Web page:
In a previous post I argued for doing away with job titles. They’re rarely relevant, they say very little about what you do and they can lead to internal competition and bickering.
Now, a fatwa on job titles may sound great in theory, but how could it work in practice in a large organization?
Rick asked some great questions in a comment:
I’m trying to understand the difference between calling someone “The guy in charge of fixing things in the plant when they’re broken” vs. “Maintenance Manager” or the like. The former is long, the latter is short. If you say he or she can self-title as “Chief Fixer” well that’s still a title, isn’t it?
Now supposing we have one opening for a Production Engineer (actual title) for a plant in Georgia and another opening for a Process Engineer (also actual title) for a plant in North Carolina. Two distinct positions, though both engineers and both working in a plant environment. If I want to apply for one of those positions, it’s valuable for me to know I can discard the one and not the other based on my knowledge of what the jobs are in general and how they link to my skills, yes?
Several years ago, I worked for a (now bankrupt) company that worked in the dot com space. The company was the product of a multitude of large and small mergers. At some point, there were over 117 job titles in the company as one of the merged entities, which itself was just a conglomeration of small mom and pop dot coms, never streamlined titles in the organization. The result? Absolute confusion. And, as I say, the company is bankrupt (for a variety of reasons, of course, not just titles).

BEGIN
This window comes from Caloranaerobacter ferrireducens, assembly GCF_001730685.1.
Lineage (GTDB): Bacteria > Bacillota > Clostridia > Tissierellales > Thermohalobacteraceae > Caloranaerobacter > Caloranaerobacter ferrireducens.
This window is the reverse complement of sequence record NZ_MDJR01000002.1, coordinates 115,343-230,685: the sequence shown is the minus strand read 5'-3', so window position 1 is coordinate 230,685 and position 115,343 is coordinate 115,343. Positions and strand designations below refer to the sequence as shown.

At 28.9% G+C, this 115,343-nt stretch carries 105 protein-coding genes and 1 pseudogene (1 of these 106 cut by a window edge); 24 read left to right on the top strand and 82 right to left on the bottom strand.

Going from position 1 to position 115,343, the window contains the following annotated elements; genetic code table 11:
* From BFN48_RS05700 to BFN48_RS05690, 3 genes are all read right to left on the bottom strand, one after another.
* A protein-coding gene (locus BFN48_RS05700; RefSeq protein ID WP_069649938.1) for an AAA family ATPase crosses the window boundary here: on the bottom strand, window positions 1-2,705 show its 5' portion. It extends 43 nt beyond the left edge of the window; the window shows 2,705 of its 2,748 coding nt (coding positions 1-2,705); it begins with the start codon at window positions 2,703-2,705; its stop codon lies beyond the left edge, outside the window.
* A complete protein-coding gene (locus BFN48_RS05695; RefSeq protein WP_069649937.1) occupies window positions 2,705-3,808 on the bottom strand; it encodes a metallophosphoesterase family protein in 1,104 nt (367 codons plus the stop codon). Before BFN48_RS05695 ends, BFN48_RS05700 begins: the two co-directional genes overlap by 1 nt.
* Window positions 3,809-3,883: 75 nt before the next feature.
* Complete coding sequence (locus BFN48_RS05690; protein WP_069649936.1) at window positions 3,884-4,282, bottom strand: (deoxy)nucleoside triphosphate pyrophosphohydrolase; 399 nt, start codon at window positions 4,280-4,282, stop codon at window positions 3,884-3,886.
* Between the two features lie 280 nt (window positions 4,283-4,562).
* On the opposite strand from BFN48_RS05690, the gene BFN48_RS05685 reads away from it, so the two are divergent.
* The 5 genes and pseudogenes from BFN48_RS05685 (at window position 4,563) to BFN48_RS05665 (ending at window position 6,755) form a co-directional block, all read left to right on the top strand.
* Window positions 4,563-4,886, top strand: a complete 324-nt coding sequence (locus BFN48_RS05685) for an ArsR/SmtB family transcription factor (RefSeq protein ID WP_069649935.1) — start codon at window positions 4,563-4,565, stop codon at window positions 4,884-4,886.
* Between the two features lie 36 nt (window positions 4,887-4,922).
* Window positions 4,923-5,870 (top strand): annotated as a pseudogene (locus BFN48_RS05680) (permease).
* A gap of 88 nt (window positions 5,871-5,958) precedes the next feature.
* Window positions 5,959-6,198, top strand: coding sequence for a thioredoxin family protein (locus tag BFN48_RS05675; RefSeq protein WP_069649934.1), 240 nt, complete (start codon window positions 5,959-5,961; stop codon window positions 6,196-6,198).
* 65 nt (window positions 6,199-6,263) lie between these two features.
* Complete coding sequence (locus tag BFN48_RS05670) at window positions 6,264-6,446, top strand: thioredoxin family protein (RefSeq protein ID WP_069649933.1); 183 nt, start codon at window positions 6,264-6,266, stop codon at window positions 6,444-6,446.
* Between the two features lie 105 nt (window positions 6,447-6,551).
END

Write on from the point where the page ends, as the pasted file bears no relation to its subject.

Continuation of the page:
Let’s go back to the example of the company I currently work for and the concept of the matrix. You suggest that people find each other “more randomly and serendipitously.” That’s terrific…unless there are deadlines to meet, markets to pursue and stiff competition. Then, I want to know who to include on the team *now* in order to get the work done. Offer me a way that happens without at least a cursory glance of people/positions/titles and I’m interested. That means knowing who is available in Europe, Asia, the Americas across a variety of business groups and units, with a population of over 20,000 employees. Random isn’t going to cut it.
As you see, I’m still not convinced, but I’m willing to keep the dialogue going as I’m intrigued and really want to understand how this works on a practical (not abstract) level.
Good question! If there are no formal job titles, how will you find, say, all the engineers with a certain background? And how do you handle the chaos that comes with people having no job titles or choosing their own?
I have some thoughts on this, but I’d love to know what you think. Can large organizations live without formal job titles? How would this work in practice? What would the organization gain or lose?